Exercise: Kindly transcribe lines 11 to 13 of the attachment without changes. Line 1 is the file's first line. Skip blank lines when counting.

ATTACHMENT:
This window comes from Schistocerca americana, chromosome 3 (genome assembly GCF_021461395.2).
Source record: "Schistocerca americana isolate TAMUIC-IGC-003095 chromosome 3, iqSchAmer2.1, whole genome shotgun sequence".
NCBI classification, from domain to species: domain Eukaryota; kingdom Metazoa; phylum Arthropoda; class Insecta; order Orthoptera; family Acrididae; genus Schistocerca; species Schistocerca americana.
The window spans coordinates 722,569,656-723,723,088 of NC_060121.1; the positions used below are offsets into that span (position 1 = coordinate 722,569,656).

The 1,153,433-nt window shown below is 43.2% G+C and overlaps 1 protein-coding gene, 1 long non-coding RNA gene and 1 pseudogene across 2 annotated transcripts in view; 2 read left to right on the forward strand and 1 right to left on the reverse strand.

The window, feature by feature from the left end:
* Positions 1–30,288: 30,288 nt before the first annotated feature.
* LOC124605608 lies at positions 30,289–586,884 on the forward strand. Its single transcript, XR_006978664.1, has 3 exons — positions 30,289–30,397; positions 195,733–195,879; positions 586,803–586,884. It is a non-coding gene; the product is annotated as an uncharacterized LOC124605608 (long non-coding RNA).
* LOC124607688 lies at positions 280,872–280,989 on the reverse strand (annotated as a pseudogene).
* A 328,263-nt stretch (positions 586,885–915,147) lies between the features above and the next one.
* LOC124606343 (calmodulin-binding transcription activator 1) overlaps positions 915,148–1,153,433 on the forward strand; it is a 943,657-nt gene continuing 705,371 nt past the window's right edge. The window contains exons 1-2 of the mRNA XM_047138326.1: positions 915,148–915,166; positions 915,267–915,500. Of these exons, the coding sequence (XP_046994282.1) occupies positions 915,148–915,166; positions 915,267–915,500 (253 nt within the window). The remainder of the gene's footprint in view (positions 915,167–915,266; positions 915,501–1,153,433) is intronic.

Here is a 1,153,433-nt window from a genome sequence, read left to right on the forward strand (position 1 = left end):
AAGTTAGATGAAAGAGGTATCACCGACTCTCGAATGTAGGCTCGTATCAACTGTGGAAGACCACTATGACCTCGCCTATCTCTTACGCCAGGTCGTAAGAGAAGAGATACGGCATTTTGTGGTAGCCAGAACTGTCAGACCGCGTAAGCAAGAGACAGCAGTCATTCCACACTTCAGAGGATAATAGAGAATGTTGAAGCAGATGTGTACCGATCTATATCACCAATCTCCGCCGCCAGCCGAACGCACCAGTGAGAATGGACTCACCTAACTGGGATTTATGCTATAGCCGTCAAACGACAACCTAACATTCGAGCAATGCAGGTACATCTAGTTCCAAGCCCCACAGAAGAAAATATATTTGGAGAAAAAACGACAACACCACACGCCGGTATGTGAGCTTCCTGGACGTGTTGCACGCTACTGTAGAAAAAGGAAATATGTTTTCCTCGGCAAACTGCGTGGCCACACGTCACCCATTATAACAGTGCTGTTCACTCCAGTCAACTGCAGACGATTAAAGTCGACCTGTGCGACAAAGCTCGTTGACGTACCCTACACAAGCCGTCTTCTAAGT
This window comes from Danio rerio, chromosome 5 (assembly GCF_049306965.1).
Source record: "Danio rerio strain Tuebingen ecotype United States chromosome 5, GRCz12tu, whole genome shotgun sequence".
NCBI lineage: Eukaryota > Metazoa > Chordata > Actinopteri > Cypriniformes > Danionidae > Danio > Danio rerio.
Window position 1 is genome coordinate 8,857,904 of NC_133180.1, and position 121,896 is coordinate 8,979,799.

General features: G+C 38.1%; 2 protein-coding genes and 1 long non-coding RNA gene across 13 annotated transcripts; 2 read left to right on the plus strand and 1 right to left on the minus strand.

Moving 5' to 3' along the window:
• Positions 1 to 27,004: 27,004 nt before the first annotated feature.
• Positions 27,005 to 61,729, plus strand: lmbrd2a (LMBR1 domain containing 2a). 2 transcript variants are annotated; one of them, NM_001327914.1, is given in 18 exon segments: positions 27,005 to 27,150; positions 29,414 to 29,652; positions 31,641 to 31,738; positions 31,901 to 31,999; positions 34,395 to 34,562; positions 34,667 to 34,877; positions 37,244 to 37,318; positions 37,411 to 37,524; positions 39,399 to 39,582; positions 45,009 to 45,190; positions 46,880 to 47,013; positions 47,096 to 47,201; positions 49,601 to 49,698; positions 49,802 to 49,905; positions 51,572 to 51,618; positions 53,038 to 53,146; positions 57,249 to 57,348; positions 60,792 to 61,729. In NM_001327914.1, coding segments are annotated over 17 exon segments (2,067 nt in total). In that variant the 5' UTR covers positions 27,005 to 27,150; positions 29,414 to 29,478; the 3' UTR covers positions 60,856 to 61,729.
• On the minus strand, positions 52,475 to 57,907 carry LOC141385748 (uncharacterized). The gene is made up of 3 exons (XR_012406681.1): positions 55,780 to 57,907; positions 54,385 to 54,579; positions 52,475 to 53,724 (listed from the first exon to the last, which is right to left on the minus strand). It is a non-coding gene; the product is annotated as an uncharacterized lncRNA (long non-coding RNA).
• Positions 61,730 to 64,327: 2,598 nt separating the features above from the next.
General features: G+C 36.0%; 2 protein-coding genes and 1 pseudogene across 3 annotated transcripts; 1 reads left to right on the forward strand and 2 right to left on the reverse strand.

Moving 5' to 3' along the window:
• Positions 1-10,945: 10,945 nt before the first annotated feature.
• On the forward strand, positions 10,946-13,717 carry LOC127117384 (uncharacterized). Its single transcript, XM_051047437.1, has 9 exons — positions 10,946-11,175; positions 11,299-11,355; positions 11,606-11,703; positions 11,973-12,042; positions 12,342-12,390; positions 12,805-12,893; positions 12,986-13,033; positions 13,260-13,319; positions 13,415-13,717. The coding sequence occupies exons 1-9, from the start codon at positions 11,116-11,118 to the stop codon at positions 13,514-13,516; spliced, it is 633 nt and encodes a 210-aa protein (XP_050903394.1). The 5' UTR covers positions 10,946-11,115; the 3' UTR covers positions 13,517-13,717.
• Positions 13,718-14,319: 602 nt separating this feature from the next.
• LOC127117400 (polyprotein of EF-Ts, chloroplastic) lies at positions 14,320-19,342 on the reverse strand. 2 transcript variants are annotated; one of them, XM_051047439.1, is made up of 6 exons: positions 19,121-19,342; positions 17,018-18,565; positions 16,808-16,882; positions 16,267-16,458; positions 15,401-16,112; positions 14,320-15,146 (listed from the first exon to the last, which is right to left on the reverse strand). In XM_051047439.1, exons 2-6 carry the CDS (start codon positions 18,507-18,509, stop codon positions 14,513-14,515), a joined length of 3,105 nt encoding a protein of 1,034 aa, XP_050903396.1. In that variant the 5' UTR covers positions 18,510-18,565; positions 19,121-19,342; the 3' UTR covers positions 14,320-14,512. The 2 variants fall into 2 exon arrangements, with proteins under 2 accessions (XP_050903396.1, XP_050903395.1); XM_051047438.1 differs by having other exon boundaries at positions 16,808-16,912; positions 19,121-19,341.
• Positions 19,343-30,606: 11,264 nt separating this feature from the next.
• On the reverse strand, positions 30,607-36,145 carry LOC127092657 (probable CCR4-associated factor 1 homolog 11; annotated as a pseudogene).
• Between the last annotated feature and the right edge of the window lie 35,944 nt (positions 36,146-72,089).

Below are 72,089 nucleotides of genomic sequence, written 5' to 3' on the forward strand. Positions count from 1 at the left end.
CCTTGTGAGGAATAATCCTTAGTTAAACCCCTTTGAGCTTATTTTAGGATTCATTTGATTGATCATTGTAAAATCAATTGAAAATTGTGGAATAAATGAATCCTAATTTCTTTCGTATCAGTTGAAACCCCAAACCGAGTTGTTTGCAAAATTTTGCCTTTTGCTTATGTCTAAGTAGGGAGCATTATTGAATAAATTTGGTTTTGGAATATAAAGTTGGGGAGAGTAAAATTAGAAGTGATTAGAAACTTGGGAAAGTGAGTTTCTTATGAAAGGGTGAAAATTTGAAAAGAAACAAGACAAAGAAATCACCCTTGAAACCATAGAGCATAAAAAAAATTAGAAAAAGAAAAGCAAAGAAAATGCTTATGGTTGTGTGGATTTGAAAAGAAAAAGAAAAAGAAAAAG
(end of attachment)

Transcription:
* LOC124606343 (calmodulin-binding transcription activator 1) overlaps positions 915,148–1,153,433 on the forward strand; it is a 943,657-nt gene continuing 705,371 nt past the window's right edge. The window contains exons 1-2 of the mRNA XM_047138326.1: positions 915,148–915,166; positions 915,267–915,500. Of these exons, the coding sequence (XP_046994282.1) occupies positions 915,148–915,166; positions 915,267–915,500 (253 nt within the window). The remainder of the gene's footprint in view (positions 915,167–915,266; positions 915,501–1,153,433) is intronic.

Here is a 1,153,433-nt window from a genome sequence, read left to right on the forward strand (position 1 = left end):
AAGTTAGATGAAAGAGGTATCACCGACTCTCGAATGTAGGCTCGTATCAACTGTGGAAGACCACTATGACCTCGCCTATCTCTTACGCCAGGTCGTAAGAGAAGAGATACGGCATTTTGTGGTAGCCAGAACTGTCAGACCGCGTAAGCAAGAGACAGCAGTCATTCCACACTTCAGAGGATAATAGAGAATGTTGAAGCAGATGTGTACCGATCTATATCACCAATCTCCGCCGCCAGCCGAACGCACCAGTGAGAATGGACTCACCTAACTGGGATTTATGCTATAGCCGTCAAACGACAACCTAACATTCGAGCAATGCAGGTACATCTAGTTCCAAGCCCCACAGAAGAAAATATATTTGGAGAAAAAACGACAACACCACACGCCGGTATGTGAGCTTCCTGGACGTGTTGCACGCTACTGTAGAAAAAGGAAATATGTTTTCCTCGGCAAACTGCGTGGCCACACGTCACCCATTATAACAGTGCTGTTCACTCCAGTCAACTGCAGACGATTAAAGTCGACCTGTGCGACAAAGCTCGTTGACGTACCCTACACAAGCCGTCTTCTAAGT